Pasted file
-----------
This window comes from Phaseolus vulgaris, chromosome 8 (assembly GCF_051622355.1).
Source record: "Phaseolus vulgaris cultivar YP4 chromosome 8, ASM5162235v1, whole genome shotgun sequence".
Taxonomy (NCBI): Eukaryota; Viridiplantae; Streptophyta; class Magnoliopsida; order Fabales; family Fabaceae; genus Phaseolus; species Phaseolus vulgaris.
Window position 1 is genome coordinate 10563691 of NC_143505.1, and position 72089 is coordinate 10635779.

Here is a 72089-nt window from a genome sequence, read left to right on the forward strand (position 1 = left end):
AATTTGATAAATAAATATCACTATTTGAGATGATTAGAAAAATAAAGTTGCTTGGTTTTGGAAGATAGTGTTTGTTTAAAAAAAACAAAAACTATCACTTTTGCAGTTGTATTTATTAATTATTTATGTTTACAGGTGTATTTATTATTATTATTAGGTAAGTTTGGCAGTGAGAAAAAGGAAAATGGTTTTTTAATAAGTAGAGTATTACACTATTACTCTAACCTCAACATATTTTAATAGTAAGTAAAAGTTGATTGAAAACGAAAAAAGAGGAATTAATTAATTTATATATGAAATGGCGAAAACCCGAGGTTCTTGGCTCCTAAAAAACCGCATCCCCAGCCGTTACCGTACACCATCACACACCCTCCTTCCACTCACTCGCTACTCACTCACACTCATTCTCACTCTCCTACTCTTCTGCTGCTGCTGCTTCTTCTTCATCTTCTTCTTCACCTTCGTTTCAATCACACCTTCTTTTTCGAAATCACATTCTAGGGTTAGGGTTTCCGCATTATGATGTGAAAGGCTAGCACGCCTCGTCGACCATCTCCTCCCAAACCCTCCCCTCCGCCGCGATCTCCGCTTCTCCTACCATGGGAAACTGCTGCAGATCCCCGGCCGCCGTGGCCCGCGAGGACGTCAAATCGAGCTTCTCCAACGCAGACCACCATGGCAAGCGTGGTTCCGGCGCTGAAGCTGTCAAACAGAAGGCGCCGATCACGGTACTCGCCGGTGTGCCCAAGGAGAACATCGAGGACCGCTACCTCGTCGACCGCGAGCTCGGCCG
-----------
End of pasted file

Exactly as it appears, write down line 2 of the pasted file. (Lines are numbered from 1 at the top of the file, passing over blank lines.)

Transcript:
Source record: "Phaseolus vulgaris cultivar YP4 chromosome 8, ASM5162235v1, whole genome shotgun sequence".